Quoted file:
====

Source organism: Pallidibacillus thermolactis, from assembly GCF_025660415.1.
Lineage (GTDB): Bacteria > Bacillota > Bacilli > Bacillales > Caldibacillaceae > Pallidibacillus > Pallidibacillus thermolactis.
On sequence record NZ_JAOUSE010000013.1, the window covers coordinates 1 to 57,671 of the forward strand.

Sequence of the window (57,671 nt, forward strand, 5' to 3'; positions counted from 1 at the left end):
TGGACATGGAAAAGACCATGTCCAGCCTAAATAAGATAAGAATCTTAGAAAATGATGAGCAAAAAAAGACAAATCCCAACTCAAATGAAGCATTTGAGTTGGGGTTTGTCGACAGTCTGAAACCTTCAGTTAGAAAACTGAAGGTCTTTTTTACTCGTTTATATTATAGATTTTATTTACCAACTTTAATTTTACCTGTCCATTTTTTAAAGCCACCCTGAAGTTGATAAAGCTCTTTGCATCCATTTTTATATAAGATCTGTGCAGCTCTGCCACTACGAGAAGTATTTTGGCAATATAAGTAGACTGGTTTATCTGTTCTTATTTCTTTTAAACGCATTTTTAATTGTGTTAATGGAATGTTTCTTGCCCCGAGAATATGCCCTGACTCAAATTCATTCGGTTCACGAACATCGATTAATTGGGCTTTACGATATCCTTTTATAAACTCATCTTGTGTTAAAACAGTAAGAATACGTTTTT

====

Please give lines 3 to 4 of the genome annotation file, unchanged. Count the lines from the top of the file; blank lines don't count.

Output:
On sequence record NZ_JAOUSE010000013.1, the window covers coordinates 1 to 57,671 of the forward strand.

Sequence of the window (57,671 nt, forward strand, 5' to 3'; positions counted from 1 at the left end):